Wednesday, 28 May 2014

1960s bathroom fittings: an update

Remember how we were searching high and low for that elusive towel rail bracket for our bathroom? You can read here if you missed it.

Well, we found it. Actually, we didn't find it...a blog reader did! Thanks so much Alex!

close up of our mid-century towel rail bracket

I received an email from Alex alerting me to an eBay listing selling Art Deco bathroom fittings. Never in a million years did I expect to find the exact same towel rail bracket under that heading. I was mistakenly searching for terms like 1960s, retro, modernist and mid-century!

The tip of the day is look under the term Art Deco when all things fail in your search for mid-century items!

I was able to approach the seller and ask if he would consider selling the towel rail separately...which he very kindly did. The towel rail was from Melbourne of all places. Great that it can have a permanent holiday in sunny Queensland.

The towel rails are extra. extra long - perfect for our family of five. I forgot to hang my towel up!

Jason installed the bracket straight away and we've been enjoying the luxury of matching towel rails. Hahaha!

The 1960s towel rails unadorned

Anyway, it's the small things which make all the difference.

Thursday, 15 May 2014

The paint brushes are out...

We've picked up the paint brushes again...I am using the royal 'we', of course, as it is Jason who is the Master Painter around here.

Taping around the doors and ceiling, ready for some paint.

It is a gentle start to restore and freshen up this modernist home. When the vertical blinds in the lounge room  were removed a few weeks ago, it revealed a raw pine mullion between the two glass sliding doors... which Jason was compelled to paint.

Some shirtless painting...purely to indulge his dwindling fan base...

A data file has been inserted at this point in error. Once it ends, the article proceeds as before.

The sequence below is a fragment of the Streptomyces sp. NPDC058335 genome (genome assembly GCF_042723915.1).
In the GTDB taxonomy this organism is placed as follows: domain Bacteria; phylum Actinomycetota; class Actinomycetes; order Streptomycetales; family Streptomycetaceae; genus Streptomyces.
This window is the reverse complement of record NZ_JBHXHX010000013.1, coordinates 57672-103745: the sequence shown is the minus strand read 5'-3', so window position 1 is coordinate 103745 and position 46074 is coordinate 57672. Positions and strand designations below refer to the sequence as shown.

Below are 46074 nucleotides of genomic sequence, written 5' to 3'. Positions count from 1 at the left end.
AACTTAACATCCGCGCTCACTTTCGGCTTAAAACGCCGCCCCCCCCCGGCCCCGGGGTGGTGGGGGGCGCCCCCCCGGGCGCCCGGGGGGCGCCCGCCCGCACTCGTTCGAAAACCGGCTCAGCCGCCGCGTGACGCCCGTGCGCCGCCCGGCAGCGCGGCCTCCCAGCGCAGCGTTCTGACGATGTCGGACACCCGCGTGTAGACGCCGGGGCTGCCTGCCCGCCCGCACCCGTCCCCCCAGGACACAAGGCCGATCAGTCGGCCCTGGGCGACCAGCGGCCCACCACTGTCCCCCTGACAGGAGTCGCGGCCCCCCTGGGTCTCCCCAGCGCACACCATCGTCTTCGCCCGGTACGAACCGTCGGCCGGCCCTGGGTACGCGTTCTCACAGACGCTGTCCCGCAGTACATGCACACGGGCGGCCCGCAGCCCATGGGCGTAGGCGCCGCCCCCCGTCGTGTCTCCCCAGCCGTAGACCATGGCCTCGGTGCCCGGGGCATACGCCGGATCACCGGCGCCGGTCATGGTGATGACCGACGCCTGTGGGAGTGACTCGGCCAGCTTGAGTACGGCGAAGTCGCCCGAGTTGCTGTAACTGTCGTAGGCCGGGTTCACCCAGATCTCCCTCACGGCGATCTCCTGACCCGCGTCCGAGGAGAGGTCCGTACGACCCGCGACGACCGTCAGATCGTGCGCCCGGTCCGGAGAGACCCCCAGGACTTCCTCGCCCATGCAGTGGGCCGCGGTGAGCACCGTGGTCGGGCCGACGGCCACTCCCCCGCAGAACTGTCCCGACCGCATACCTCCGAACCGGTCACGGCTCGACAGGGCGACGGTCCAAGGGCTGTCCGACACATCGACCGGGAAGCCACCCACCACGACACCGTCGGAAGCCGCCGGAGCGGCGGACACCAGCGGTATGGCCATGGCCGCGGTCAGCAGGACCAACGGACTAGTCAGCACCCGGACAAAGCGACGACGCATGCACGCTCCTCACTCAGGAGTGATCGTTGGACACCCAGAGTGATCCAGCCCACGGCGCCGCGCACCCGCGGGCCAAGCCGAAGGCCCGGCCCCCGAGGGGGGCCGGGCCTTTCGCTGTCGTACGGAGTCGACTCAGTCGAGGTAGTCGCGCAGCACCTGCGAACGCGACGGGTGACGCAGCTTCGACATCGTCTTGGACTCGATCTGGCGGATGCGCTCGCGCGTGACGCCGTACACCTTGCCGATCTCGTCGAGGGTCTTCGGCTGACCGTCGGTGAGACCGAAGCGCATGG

You see, the glass sliding doors are not original to the house. This mid-century beauty would have had slightly larger aluminium sliding doors. In the original plans of the house, Lidco glass sliding doors were specified. For one reason or another, the doors were changed...most probably because the original Lidco sliders would not have locked effectively or became hard to slide over the years.

They would have been similar to the sliding doors found in a Robin Spencer designed house I visited earlier this year. You can read about it here. In a perfect world we would like to restore the sliding doors back to what it would have been...all in good time though.

1960s glass sliding doors 

Regarding the painting, at least it is a start, albeit a very small start...We will progressively paint all the other walls in this room in vivid white acrylic which seems to give the dark plywood ceilings an instant lift.

Small start to repainting the modernist house

Friday, 9 May 2014

A new mid-century dining suite

We had no particular desire to change our dining table when we moved to our mid-mod house...but when one of your mates rings up out of the blue and says they have a 1960s DQF dining table and chairs for sale, you can hardly say no? Surely?

DQF dining suite
Well, we could have, but we didn't! The dining suite is a perfect match for the is  also the very reason why we ended up moving to this house if truth be told. We went to the first open house inspection because I spotted a DQF dining suite in the real estate ad (you can read about it here). We would not have even bothered going to see the house if it weren't for the furniture. What a classic!

photo of when the previous owners owned the house
So it kind of seems fitting that we ended up buying a DQF dining suite. Ha! It's like it was always meant to be with the house.

For those not in the know DQF stands for Danish Quality Furniture which first began making Danish style furniture in Brisbane during the late 1950s. It was a family business set up by Danish emigres. They were renowned for producing the finest quality modern style furniture made in Queensland.

DQF dining suite
Our new old dining suite is very cool. I believe it is made out of black bean timber and the chairs are upholstered in black vinyl. The table is actually round but we have extended it to form an oval to accommodate our family during meal times.

The entire suite is quite petite. It is not made for big people. I guess it was produced in a time when people were traditionally shorter in stature and of a leaner postwar austerity measures build. Ha! You're constantly reminded of any excess weight you're carrying when sitting on the chairs, despite them being solid!

We are missing one rogue chair though. We only have five...Wish me luck finding it!

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